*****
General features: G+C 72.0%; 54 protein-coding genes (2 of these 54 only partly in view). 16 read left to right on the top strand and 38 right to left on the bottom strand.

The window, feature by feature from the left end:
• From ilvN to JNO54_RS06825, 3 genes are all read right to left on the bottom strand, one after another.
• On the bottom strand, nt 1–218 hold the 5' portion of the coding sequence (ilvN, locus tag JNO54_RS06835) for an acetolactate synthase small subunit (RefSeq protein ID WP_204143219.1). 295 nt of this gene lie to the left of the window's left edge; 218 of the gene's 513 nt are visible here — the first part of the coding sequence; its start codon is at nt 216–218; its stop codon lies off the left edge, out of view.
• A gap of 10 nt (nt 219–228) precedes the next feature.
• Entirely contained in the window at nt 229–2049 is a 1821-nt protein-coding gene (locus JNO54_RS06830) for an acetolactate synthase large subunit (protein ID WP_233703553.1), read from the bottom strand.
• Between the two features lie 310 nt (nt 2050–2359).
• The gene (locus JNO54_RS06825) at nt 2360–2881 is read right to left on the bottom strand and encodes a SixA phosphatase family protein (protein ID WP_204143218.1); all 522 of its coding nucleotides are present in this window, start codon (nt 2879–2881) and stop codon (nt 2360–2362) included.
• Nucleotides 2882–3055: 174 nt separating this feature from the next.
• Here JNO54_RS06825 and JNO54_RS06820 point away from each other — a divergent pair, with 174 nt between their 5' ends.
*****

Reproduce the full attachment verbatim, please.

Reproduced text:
General features: G+C 72.0%; 54 protein-coding genes (2 of these 54 only partly in view). 16 read left to right on the top strand and 38 right to left on the bottom strand.

The window, feature by feature from the left end:
• From ilvN to JNO54_RS06825, 3 genes are all read right to left on the bottom strand, one after another.
• On the bottom strand, nt 1–218 hold the 5' portion of the coding sequence (ilvN, locus tag JNO54_RS06835) for an acetolactate synthase small subunit (RefSeq protein ID WP_204143219.1). 295 nt of this gene lie to the left of the window's left edge; 218 of the gene's 513 nt are visible here — the first part of the coding sequence; its start codon is at nt 216–218; its stop codon lies off the left edge, out of view.
• A gap of 10 nt (nt 219–228) precedes the next feature.
• Entirely contained in the window at nt 229–2049 is a 1821-nt protein-coding gene (locus JNO54_RS06830) for an acetolactate synthase large subunit (protein ID WP_233703553.1), read from the bottom strand.
• Between the two features lie 310 nt (nt 2050–2359).
• The gene (locus JNO54_RS06825) at nt 2360–2881 is read right to left on the bottom strand and encodes a SixA phosphatase family protein (protein ID WP_204143218.1); all 522 of its coding nucleotides are present in this window, start codon (nt 2879–2881) and stop codon (nt 2360–2362) included.
• Nucleotides 2882–3055: 174 nt separating this feature from the next.
• Here JNO54_RS06825 and JNO54_RS06820 point away from each other — a divergent pair, with 174 nt between their 5' ends.